Three years ago, I started drafting some ideas for a strategy board game set in space.
Like in many strategy games, you start the game with an unexplored map. I love the feeling of discovering the map, figuring out what's around me to adapt my strategy accordingly.
I wanted to mimic that feeling in a board game and I started to think about how to incorporate that into the design.
I had never played any board game with a map that is built by the players during the game.
(Actually, a few months ago I found that Betrayal at House on the Hill had a similar mechanic. Sadly, I haven't had the chance to play it).
I came up with the basic concept, stole some pieces from other games and tested a few games on my own and with my wife (then girlfriend).
In the game you had to explore the map by drawing new tiles and adding them to the central tile. You can settle new planets, mine resources and use them to produce your ships to wage war on your enemies.
Players could build 3 kinds of combat ships, a colonisation ship, a mine and a few others... You also had buildings you could put in a planet's orbit: cannons and residential stations to name the ones I remember.
There were so many things going on it was hard to keep track of was happening. It kind of worked but it wasn't fun.
I wrote down a bunch of notes from those tests but I didn't really have any ideas on how to improve.
So I put it away.
In the tech world (and elsewhere) we have the mantra "less is more". Specially when designing the architecture of a feature or a new program.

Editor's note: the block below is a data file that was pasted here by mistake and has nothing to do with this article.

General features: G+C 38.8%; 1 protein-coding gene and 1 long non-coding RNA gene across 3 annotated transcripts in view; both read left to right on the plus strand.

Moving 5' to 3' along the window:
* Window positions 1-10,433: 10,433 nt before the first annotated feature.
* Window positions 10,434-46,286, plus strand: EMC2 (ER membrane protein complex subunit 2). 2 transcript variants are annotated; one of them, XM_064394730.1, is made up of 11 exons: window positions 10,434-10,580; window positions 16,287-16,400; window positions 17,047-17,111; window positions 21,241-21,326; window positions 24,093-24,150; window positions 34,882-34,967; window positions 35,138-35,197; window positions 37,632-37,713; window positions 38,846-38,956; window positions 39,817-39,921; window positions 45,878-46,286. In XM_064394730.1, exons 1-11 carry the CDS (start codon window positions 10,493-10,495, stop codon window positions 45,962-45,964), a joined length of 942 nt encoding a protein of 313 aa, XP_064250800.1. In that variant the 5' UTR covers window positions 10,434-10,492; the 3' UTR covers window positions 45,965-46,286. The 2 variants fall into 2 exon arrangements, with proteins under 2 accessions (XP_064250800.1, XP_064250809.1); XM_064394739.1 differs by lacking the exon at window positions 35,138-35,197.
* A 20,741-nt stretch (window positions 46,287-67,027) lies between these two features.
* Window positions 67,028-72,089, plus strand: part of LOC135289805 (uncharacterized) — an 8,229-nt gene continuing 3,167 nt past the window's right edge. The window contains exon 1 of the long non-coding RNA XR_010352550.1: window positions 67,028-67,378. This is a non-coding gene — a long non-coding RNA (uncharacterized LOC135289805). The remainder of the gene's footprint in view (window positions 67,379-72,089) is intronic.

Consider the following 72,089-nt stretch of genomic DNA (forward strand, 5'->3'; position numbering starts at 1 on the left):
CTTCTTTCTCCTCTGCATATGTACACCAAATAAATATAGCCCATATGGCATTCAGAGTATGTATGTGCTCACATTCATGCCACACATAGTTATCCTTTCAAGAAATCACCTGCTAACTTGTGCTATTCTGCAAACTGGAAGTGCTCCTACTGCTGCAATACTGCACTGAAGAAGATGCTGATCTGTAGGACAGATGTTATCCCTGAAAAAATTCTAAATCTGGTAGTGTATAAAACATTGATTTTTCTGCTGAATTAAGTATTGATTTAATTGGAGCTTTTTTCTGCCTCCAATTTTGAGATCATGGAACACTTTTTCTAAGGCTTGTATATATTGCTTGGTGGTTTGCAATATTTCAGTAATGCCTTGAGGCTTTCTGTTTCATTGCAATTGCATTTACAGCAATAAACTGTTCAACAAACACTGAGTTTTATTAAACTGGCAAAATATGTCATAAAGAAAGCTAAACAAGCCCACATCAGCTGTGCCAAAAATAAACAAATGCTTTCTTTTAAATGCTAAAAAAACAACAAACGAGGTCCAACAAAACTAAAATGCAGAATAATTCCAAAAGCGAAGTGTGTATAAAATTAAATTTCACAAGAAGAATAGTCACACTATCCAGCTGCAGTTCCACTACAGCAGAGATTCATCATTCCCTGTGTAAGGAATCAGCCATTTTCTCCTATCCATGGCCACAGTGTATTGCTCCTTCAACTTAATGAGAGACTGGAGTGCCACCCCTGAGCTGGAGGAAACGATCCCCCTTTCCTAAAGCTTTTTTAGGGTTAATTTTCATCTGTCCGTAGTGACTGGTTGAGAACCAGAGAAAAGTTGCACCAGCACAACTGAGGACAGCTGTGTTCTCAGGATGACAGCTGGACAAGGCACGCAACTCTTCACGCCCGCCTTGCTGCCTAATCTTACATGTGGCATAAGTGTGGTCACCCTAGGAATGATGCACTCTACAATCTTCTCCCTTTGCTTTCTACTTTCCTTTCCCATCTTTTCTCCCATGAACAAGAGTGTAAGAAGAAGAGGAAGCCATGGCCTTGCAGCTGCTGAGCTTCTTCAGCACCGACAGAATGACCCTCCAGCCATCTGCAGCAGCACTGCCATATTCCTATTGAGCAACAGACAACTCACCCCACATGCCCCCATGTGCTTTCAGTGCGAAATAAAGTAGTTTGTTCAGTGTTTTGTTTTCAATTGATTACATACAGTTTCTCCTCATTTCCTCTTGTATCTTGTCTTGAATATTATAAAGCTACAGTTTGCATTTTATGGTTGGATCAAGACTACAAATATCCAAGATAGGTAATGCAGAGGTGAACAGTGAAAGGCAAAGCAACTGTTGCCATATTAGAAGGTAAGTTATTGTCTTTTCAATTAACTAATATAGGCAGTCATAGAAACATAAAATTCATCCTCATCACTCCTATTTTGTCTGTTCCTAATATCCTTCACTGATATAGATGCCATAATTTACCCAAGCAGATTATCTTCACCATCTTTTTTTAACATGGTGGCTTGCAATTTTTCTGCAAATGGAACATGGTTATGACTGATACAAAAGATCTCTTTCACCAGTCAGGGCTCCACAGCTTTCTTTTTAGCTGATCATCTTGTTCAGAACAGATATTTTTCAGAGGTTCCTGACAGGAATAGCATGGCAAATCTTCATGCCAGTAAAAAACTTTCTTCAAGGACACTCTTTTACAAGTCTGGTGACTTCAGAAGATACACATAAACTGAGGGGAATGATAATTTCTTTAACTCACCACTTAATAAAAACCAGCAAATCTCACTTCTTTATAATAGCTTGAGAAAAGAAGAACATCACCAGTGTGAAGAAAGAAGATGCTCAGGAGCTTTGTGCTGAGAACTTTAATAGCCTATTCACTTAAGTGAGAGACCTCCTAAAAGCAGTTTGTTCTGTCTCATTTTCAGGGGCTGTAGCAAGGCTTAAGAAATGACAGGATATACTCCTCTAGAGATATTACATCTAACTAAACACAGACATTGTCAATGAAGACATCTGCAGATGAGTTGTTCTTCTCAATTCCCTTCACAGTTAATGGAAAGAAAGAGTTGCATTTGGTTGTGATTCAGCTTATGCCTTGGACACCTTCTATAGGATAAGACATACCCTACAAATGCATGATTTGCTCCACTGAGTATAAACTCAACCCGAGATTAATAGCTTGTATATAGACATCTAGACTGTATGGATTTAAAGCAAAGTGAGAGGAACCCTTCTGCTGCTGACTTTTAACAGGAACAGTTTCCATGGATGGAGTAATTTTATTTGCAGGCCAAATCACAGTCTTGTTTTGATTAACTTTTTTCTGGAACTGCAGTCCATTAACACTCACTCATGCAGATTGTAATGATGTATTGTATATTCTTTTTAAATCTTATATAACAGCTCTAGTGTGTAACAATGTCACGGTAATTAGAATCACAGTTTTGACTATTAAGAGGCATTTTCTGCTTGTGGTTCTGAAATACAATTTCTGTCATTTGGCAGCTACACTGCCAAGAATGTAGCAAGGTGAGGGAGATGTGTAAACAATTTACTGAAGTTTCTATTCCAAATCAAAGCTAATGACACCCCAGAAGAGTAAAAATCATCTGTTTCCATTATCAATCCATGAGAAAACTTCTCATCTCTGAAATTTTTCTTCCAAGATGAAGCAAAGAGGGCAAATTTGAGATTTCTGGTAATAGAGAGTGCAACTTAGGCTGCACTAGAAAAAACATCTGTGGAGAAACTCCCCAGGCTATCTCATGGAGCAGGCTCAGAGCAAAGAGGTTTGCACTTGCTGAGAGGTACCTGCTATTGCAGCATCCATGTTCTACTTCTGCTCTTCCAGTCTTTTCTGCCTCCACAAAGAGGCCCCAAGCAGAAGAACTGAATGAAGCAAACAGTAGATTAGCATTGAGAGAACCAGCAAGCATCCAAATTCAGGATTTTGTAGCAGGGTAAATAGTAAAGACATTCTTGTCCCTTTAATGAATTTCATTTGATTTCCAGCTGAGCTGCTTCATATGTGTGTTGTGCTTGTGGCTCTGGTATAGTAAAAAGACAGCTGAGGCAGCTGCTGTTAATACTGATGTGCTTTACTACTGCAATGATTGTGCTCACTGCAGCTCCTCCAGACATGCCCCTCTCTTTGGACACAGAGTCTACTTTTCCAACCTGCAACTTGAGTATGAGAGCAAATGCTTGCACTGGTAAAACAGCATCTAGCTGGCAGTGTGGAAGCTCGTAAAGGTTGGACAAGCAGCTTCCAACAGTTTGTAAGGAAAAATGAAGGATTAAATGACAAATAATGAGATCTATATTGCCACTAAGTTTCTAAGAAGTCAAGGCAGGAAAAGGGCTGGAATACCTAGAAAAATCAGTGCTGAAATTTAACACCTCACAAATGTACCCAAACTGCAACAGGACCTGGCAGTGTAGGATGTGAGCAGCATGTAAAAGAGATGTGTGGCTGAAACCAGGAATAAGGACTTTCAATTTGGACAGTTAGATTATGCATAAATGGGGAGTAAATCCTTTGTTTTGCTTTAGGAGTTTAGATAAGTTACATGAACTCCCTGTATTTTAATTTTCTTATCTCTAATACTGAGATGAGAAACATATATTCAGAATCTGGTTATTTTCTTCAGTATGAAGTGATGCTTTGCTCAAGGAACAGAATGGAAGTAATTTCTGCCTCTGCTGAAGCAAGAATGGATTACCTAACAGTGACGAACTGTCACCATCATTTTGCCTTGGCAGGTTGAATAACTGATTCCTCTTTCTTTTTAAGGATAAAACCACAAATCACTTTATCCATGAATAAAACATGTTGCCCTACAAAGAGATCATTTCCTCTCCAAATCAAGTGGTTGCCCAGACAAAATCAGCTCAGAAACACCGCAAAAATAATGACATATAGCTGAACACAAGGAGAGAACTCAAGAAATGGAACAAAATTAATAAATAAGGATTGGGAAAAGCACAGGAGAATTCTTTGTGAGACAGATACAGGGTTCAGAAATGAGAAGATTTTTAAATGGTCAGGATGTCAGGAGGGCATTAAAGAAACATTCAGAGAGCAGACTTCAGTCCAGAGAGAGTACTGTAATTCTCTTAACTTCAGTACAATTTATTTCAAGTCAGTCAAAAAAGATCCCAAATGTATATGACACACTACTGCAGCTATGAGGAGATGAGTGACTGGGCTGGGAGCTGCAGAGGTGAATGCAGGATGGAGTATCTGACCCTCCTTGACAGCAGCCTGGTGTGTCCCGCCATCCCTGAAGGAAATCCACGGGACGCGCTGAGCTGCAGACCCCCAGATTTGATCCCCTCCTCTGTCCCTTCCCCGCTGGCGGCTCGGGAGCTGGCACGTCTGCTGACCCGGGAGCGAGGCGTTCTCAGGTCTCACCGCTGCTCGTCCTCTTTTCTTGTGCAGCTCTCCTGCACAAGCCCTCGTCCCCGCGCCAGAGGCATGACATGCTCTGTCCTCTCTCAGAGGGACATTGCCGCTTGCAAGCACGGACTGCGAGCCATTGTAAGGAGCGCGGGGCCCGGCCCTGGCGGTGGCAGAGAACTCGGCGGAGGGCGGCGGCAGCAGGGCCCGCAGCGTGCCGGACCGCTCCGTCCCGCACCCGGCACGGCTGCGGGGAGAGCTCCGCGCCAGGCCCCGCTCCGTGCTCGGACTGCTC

I needed to make use of the same philosophies when designing a board game: I could make it better by making it simpler for each player.
So, I started again: kept the space theme, the exploration mechanics, planets and the tile types.
I got rid of most ship types but kept the fighters, colonisation ships, planetary cannons and mines.
I kept the two resources too: Metal and Stardust (after which the game is named), but simplified how to obtain them.
Now it felt too simple, but I had a good base.
To add more depth, I designed 5 different factions. Each faction has a different play-style and ship types.
This way I maintain the simplicity of what a player needs to keep in their head while playing but also achieve greater variety by having different strategies and ways of playing.
Now I created a new problem for myself: balancing the factions. This might as well be a post of its own.
Perhaps there's more to simplify, but it's good enough to start an improved version of the second prototype (which you can see on the top image)... also now it's fun to play!